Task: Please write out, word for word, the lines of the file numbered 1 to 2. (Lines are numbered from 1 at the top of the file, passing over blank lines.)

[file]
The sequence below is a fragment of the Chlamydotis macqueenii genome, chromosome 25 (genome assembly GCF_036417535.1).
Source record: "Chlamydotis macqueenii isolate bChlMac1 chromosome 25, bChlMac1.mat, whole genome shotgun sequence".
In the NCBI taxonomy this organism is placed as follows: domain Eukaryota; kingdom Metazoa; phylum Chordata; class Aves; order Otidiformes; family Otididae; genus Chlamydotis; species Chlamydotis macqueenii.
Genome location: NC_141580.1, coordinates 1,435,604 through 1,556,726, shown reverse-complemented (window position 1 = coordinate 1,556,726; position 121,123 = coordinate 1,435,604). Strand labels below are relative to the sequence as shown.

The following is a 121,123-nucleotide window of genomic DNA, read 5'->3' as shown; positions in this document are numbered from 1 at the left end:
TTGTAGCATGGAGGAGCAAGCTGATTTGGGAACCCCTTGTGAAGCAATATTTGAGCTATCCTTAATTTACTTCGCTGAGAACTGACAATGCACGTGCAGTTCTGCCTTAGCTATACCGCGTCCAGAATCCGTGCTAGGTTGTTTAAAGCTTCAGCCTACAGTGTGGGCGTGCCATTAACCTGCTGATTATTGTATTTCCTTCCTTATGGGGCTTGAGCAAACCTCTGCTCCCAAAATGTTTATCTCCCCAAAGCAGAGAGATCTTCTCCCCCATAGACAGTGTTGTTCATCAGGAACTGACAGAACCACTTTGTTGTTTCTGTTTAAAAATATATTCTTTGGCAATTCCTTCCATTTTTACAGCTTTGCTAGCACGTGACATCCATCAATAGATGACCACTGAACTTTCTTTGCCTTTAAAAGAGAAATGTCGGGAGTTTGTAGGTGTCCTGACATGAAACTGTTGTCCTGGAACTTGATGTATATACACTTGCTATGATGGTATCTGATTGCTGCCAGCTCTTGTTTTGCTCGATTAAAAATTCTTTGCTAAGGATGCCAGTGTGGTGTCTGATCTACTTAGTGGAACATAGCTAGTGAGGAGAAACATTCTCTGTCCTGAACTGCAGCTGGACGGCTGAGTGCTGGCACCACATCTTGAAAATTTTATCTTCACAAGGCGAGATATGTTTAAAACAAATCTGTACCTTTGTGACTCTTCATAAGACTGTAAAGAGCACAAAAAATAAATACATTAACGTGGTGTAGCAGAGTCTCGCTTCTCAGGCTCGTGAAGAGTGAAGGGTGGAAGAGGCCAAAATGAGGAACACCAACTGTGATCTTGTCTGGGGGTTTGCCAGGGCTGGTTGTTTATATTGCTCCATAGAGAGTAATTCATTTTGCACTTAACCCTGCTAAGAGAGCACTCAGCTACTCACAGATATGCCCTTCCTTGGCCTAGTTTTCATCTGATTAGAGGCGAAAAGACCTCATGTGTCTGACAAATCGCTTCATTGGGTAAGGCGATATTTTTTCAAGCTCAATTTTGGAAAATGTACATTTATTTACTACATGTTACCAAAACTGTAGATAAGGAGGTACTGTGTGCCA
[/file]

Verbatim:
The sequence below is a fragment of the Chlamydotis macqueenii genome, chromosome 25 (genome assembly GCF_036417535.1).
Source record: "Chlamydotis macqueenii isolate bChlMac1 chromosome 25, bChlMac1.mat, whole genome shotgun sequence".